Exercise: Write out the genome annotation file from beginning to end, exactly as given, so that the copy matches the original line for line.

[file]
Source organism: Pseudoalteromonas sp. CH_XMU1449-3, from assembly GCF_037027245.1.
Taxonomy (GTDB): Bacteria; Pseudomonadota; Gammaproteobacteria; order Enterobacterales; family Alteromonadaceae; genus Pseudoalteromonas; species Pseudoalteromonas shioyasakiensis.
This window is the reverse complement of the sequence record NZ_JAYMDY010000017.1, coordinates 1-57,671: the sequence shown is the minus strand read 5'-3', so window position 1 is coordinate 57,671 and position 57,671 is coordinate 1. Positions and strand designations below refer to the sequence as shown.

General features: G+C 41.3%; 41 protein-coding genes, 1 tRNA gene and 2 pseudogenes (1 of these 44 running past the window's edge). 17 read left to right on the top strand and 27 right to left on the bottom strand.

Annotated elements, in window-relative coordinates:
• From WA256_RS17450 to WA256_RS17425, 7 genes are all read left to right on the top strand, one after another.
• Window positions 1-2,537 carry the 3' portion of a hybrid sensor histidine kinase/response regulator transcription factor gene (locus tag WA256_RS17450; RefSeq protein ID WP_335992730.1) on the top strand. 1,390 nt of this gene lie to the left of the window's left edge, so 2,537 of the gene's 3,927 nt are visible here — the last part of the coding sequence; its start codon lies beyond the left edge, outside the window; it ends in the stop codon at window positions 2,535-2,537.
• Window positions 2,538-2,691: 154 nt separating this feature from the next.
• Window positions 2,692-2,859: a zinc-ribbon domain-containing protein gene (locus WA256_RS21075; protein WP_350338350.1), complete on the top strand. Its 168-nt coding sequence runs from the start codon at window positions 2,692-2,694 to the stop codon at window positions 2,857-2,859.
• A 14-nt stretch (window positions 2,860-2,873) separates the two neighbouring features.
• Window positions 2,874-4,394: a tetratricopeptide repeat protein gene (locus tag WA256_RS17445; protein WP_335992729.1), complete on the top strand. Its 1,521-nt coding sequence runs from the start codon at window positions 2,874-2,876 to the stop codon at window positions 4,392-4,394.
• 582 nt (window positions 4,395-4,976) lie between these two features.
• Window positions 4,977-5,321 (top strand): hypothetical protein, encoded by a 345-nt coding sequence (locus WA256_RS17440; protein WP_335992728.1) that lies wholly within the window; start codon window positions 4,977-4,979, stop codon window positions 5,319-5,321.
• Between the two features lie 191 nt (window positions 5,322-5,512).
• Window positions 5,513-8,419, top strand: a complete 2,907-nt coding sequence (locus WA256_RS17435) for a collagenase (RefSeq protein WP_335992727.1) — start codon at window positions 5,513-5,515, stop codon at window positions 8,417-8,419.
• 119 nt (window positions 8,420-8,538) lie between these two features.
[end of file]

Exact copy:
Source organism: Pseudoalteromonas sp. CH_XMU1449-3, from assembly GCF_037027245.1.
Taxonomy (GTDB): Bacteria; Pseudomonadota; Gammaproteobacteria; order Enterobacterales; family Alteromonadaceae; genus Pseudoalteromonas; species Pseudoalteromonas shioyasakiensis.
This window is the reverse complement of the sequence record NZ_JAYMDY010000017.1, coordinates 1-57,671: the sequence shown is the minus strand read 5'-3', so window position 1 is coordinate 57,671 and position 57,671 is coordinate 1. Positions and strand designations below refer to the sequence as shown.

General features: G+C 41.3%; 41 protein-coding genes, 1 tRNA gene and 2 pseudogenes (1 of these 44 running past the window's edge). 17 read left to right on the top strand and 27 right to left on the bottom strand.

Annotated elements, in window-relative coordinates:
• From WA256_RS17450 to WA256_RS17425, 7 genes are all read left to right on the top strand, one after another.
• Window positions 1-2,537 carry the 3' portion of a hybrid sensor histidine kinase/response regulator transcription factor gene (locus tag WA256_RS17450; RefSeq protein ID WP_335992730.1) on the top strand. 1,390 nt of this gene lie to the left of the window's left edge, so 2,537 of the gene's 3,927 nt are visible here — the last part of the coding sequence; its start codon lies beyond the left edge, outside the window; it ends in the stop codon at window positions 2,535-2,537.
• Window positions 2,538-2,691: 154 nt separating this feature from the next.
• Window positions 2,692-2,859: a zinc-ribbon domain-containing protein gene (locus WA256_RS21075; protein WP_350338350.1), complete on the top strand. Its 168-nt coding sequence runs from the start codon at window positions 2,692-2,694 to the stop codon at window positions 2,857-2,859.
• A 14-nt stretch (window positions 2,860-2,873) separates the two neighbouring features.
• Window positions 2,874-4,394: a tetratricopeptide repeat protein gene (locus tag WA256_RS17445; protein WP_335992729.1), complete on the top strand. Its 1,521-nt coding sequence runs from the start codon at window positions 2,874-2,876 to the stop codon at window positions 4,392-4,394.
• 582 nt (window positions 4,395-4,976) lie between these two features.
• Window positions 4,977-5,321 (top strand): hypothetical protein, encoded by a 345-nt coding sequence (locus WA256_RS17440; protein WP_335992728.1) that lies wholly within the window; start codon window positions 4,977-4,979, stop codon window positions 5,319-5,321.
• Between the two features lie 191 nt (window positions 5,322-5,512).
• Window positions 5,513-8,419, top strand: a complete 2,907-nt coding sequence (locus WA256_RS17435) for a collagenase (RefSeq protein WP_335992727.1) — start codon at window positions 5,513-5,515, stop codon at window positions 8,417-8,419.
• 119 nt (window positions 8,420-8,538) lie between these two features.